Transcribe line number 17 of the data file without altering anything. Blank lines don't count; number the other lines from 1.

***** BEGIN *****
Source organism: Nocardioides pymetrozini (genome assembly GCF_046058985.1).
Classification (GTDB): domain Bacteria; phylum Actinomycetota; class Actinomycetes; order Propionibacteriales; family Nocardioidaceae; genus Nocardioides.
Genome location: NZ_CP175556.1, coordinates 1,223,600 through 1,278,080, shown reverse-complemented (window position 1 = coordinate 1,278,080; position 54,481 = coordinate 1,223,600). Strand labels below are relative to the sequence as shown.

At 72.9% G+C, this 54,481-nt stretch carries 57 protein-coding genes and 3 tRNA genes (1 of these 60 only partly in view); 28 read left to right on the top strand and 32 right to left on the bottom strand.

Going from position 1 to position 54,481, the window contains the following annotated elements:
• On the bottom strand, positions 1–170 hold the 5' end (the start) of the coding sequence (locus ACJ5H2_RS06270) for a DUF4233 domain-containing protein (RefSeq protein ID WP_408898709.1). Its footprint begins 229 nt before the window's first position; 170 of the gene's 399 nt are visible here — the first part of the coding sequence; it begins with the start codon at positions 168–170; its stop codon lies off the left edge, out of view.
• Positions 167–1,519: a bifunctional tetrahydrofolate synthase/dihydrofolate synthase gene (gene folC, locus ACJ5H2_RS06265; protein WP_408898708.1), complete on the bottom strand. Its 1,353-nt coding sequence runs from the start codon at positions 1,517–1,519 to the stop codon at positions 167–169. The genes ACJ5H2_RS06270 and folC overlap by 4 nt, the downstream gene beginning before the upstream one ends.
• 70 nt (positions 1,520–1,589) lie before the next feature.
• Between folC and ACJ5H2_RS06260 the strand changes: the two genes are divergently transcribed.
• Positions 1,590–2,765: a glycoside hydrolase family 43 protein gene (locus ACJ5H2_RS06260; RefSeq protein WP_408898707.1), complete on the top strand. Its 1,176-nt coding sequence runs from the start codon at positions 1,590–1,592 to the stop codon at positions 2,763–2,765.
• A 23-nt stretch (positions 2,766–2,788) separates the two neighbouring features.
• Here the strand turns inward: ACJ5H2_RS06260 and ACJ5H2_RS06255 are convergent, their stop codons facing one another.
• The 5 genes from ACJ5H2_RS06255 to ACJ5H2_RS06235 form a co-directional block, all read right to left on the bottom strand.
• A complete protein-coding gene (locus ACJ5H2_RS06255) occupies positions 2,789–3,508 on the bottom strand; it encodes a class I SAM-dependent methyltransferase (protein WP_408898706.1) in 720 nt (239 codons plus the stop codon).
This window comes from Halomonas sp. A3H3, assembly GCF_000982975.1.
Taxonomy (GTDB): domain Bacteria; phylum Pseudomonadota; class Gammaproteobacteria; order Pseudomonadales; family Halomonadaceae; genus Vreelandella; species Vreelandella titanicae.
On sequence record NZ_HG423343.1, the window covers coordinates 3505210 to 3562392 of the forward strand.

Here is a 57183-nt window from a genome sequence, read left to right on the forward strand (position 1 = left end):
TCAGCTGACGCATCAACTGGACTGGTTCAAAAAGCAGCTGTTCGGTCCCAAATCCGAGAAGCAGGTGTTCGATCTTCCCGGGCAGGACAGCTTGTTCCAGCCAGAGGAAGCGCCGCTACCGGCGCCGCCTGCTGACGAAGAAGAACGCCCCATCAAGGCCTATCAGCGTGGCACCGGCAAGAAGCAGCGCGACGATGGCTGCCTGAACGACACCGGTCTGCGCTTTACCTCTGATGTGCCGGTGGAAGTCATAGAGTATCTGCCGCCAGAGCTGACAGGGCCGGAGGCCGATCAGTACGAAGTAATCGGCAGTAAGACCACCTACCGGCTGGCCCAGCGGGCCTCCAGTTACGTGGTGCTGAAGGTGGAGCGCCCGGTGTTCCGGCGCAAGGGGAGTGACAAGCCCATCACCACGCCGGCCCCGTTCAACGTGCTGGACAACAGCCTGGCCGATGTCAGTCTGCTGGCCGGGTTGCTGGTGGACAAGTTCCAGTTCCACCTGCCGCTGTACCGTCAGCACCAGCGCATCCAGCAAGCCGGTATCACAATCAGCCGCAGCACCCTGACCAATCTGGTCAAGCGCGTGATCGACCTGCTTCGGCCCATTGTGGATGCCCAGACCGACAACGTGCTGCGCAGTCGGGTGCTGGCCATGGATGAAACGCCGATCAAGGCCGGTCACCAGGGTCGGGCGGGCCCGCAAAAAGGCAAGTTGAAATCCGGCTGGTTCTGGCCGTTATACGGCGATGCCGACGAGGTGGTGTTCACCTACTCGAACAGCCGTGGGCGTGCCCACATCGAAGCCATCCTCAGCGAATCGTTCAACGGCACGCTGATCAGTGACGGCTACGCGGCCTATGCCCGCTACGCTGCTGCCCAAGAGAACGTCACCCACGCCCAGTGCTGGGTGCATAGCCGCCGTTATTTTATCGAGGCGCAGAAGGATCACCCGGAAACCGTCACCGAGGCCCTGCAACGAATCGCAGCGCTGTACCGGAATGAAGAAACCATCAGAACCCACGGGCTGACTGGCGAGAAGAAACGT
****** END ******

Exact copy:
On sequence record NZ_HG423343.1, the window covers coordinates 3505210 to 3562392 of the forward strand.